Categories
Audio Sources - Full Text Articles

Viral TikTok shows a Target San Francisco store going to extreme measures to deter shoplifters, with an entire aisle locked up

Items locked away.Health and beauty items such as these on display at a store in New York are a top target for retail thieves.

OCG/Getty Images

  • A TikTok video showing an aisle of items including toothpaste and razors under lock and key has gone viral.
  • News outlets cited it as further evidence of “a shoplifting crisis that has crippled retailers” in San Francisco.
  • A recent study found low-cost items in the health and beauty section are a top target for retail thieves.

A TikTok video has gone viral showing the health and beauty aisle of a Target in San Francisco almost fully encased in glass, as a countermeasure to prevent shoplifting.

The locked display cases run the length of the aisle on both sides, with doors extending from the bottom shelves to the top. Merchandise on an end cap is also locked up, and the cases appear to continue along part of the back wall of the store.

The video, posted last week with an overlay that reads, “This is what my Target in SF looks like now,” shows items including toothpaste, deodorant, lotion, and razors under lock and key.

@srdreamtorch Target runs just dont hit different out here anymore😕 #fyp #foryou #parati #shoplift #sf #bayarea ♬ just a girl – speed sounds

The Tiktok video has amassed over 1.5 million views and was quickly picked up by outlets including Fox News and the New York Post as further evidence of “a shoplifting crisis that has crippled retailers” in the city. Several outlets identified the location to be at the corner of Folsom and 13th Streets.

A North Carolina CBS affiliate says online images indicate that the lockers have been in place at least since October of 2022, and a Yelp review from April of last year includes a photo of the locked cases.

The new TikTok video only shows one aisle and the rear of the store, and a Target spokesperson told Fox News that other aisles were not so heavily protected.

“We’re taking proactive measures to keep our teams and guests safe while deterring and preventing theft,” a Target spokesperson said in a statement to Insider. “These mitigation efforts include hiring additional security guards, adding third-party guard services at select locations, and using new technologies and tools to protect merchandise from being stolen.”

“We are working with legislators, law enforcement, and retail industry partners to support public policy that would help achieve our goals of creating a safe environment in our stores and keeping our doors open in communities across the country,” the spokesperson added.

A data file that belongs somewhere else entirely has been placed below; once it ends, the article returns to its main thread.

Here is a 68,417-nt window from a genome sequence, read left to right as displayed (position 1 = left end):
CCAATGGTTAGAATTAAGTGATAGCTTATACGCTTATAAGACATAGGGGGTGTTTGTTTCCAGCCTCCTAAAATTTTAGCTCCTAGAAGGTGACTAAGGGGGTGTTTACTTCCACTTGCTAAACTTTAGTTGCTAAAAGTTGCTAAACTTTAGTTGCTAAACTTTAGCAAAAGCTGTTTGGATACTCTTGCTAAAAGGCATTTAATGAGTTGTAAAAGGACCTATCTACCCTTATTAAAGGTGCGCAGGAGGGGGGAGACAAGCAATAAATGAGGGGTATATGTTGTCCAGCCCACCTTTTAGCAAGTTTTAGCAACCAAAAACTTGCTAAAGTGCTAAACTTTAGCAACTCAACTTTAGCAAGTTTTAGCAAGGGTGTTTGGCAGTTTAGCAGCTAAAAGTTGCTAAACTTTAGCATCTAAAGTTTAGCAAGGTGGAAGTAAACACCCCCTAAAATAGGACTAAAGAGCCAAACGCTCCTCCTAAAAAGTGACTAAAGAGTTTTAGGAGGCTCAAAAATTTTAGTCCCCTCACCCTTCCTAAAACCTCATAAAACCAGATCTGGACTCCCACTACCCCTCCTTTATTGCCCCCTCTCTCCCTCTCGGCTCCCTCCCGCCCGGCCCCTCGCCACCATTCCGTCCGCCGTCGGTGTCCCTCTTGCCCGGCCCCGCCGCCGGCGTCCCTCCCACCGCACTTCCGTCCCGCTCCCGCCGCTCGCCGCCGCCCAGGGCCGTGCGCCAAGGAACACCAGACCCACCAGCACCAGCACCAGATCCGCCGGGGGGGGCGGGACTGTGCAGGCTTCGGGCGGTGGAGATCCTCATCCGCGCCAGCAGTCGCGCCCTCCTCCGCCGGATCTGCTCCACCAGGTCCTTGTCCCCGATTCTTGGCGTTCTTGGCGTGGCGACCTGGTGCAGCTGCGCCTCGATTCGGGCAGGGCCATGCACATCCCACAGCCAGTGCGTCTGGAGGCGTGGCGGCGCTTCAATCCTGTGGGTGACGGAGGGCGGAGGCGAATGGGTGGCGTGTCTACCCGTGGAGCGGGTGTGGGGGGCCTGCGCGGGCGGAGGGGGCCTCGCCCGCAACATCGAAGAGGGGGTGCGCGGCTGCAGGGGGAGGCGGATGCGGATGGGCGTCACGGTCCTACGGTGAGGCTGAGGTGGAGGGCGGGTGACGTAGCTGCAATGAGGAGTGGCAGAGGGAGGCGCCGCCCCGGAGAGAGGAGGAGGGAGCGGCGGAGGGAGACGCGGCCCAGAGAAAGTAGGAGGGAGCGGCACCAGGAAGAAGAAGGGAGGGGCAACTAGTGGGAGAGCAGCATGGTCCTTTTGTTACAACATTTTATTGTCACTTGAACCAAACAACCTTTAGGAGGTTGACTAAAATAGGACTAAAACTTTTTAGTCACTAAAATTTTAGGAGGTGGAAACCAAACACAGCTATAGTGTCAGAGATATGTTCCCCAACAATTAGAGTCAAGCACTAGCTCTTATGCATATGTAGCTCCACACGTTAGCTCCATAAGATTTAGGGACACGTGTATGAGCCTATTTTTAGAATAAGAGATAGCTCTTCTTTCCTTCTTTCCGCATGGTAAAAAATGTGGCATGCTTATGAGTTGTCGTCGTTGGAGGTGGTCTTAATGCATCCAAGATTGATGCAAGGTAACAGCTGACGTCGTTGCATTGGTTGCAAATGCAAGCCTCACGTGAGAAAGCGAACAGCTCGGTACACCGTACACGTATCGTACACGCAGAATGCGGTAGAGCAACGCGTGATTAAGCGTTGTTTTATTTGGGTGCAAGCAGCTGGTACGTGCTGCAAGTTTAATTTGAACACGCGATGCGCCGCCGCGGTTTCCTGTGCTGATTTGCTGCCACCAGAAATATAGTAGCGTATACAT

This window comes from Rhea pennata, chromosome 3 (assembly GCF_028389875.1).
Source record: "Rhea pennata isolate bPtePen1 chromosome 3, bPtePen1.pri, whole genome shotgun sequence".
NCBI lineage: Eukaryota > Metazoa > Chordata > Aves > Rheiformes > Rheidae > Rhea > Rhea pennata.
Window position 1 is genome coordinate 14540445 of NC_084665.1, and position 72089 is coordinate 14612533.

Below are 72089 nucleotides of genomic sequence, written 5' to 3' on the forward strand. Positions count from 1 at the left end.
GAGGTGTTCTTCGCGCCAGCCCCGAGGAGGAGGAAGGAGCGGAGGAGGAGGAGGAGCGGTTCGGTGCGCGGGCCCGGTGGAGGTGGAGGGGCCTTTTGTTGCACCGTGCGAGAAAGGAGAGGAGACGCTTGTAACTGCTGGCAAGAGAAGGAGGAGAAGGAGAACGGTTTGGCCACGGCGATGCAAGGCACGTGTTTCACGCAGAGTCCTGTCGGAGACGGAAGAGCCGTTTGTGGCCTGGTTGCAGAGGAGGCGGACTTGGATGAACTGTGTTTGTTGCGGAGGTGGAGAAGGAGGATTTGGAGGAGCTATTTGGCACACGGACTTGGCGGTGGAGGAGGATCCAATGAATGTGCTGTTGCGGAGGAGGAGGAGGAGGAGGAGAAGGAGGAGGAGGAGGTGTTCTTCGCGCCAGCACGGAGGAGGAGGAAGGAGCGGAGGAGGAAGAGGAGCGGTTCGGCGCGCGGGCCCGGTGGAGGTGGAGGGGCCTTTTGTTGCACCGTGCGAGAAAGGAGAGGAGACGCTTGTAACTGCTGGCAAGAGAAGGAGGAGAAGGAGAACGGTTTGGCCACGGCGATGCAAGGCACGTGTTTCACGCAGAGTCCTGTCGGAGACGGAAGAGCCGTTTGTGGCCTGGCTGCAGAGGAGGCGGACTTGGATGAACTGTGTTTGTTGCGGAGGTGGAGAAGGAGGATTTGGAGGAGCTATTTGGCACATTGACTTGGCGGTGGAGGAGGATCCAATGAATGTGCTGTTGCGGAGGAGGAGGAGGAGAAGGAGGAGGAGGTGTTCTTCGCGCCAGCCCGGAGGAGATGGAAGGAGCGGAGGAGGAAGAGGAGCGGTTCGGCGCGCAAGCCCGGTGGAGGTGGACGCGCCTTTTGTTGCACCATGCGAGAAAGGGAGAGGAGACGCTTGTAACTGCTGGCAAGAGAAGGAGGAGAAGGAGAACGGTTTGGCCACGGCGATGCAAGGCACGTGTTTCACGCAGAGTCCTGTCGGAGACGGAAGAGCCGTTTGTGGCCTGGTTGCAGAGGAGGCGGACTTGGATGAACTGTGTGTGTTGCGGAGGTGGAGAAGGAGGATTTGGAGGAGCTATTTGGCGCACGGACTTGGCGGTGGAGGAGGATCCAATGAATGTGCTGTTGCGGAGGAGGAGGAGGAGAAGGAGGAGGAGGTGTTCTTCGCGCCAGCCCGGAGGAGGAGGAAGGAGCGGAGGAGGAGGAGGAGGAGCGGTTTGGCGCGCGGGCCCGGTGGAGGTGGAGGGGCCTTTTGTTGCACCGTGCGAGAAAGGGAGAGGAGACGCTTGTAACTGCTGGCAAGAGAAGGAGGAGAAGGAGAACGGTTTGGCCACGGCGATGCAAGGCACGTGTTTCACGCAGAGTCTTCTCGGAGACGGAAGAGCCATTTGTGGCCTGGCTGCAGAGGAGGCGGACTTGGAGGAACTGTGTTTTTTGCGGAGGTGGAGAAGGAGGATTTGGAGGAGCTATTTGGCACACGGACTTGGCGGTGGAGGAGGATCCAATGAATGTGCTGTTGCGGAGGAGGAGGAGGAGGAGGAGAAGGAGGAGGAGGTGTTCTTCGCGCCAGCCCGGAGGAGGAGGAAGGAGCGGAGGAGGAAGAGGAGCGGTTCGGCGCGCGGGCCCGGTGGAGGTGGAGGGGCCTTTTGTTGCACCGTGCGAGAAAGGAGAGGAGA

A 2022 study by the National Retail Federation, an industry lobbying group, indicated that San Francisco ranked second after Los Angeles for the US metros facing high levels of organized retail crime, and earlier in April, Whole Foods announced it would close a location in San Francisco due to concerns over worker safety.

Although the image of dental floss under lock and key might strike some shoppers as strange, another study from the NRF found that low-cost items in the health and beauty section are a top target for retail thieves.

“Most shoplifting is going to be the lower-value items,” Jake Stauch, the director of product for the security company Verkada, previously told Insider. “It’s not going to be a $10,000 jewelry heist. It’s going to be these things that just kind of go missing off the shelves, and so that’s harder to detect.”

Retailers from Target to Walmart for months have been raising alarms on theft, an issue that has ballooned into a $94.5 billion problem for the retail industry, according to a prior 2022 study conducted by the NRF.

But other retailers are walking back their past messaging around theft. Walgreens CFO James Kehoe said in January the company “cried too much” about theft the year prior, saying it hadn’t seen as much shrinkage in recent months.

Kehoe said during the company’s quarterly earnings call in January that Walgreens saw “lower levels of shrink” in inventory in the second half of 2022. At the start of 2022, the company said that its inventory shrink rate, or the loss of inventory attributed to theft, fraud, and damage, was over 3%. Kehoe said the shrink rate had fallen to roughly 2.5% this year.

Do you shop at the Target store above and want to share your thoughts? Contact reporters Ben and Dominick at btobin@insider.com and dreuter@insider.com.

Read the original article on Business Insider
WP Radio
WP Radio
OFFLINE LIVE